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Mail Tribune 100, Oct. 3, 1918

The following news items were drawn from the archives of the Mail Tribune 100 years ago.

Oct. 3, 1918


The road around the rim of Crater Lake has been connected and the first continuous trip around the lake was made by Alex Sparrow, supervisor of Crater Lake National park last Sunday in a one-ton government motor truck. There yet remains a lot of improvement work to be done.

A good trail was also built last summer and this fall from a point on the Medford road and a half mile west of the park headquarters to the base of Union Peak. This trail should be popular with the public as it is an easy climb to the top of Union Peak, which affords a magnificent view of the Klamath lakes region.

A water system has been installed at the rim of the lake for public use, but owing to delays in obtaining machinery the pump will not be installed until next spring. This is of special interest to the people who wish to camp at the rim, but heretofore could not get water nearer than one mile.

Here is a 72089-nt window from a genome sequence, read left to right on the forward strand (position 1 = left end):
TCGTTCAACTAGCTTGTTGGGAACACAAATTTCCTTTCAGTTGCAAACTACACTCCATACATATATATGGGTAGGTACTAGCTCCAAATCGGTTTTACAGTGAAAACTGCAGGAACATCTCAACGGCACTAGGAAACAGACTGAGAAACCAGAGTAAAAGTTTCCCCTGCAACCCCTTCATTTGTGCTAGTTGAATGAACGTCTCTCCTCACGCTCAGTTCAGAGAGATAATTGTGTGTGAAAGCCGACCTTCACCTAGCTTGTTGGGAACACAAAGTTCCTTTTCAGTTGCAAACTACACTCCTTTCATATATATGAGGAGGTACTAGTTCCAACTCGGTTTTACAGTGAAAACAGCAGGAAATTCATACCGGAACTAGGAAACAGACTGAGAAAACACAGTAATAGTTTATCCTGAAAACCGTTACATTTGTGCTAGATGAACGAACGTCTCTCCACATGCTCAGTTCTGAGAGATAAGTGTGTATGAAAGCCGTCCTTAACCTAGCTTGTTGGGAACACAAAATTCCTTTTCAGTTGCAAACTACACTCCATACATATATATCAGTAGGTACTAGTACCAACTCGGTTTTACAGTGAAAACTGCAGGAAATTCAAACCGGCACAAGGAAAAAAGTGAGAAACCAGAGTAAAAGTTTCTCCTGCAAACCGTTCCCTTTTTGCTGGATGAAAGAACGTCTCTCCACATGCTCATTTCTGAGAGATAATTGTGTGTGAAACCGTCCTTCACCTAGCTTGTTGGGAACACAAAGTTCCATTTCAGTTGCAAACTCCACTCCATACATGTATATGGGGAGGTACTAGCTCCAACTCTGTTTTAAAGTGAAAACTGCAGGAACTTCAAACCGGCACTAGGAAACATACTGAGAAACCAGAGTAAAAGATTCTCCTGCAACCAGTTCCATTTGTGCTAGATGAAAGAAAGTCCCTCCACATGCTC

The travel record to the lake the season just closed exceeds all previous records to the park, although the exact figures have not yet been received in this city. Up to last Saturday there had been 12,241 visitors at the lake this season, and 2,947 autos. The attendance figures of last Saturday, Sunday and Monday will undoubtedly swell these figures considerably. The Crater Lake season was closed officially on Tuesday, October 1st.


Mrs. F. E. Beach of Hartford, Conn., and Miss Mabel Northrup of Ellicottville, New York, tourists who only recently returned from Alaska and have visited all the national parks, arrived in Medford Wednesday from a three days stay at Crater Lake, which great nature wonder they pronounced as the greatest sight in the country. They declared that at home and in all their travels henceforth they would advertise the wonderful scenic attraction and advise all their friends and acquaintances to be sure and visit it. The women left for visits at San Francisco and Oakland, and after spending the winter in southern California will sojourn at Honolulu for a while before returning home.

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News from 100 years ago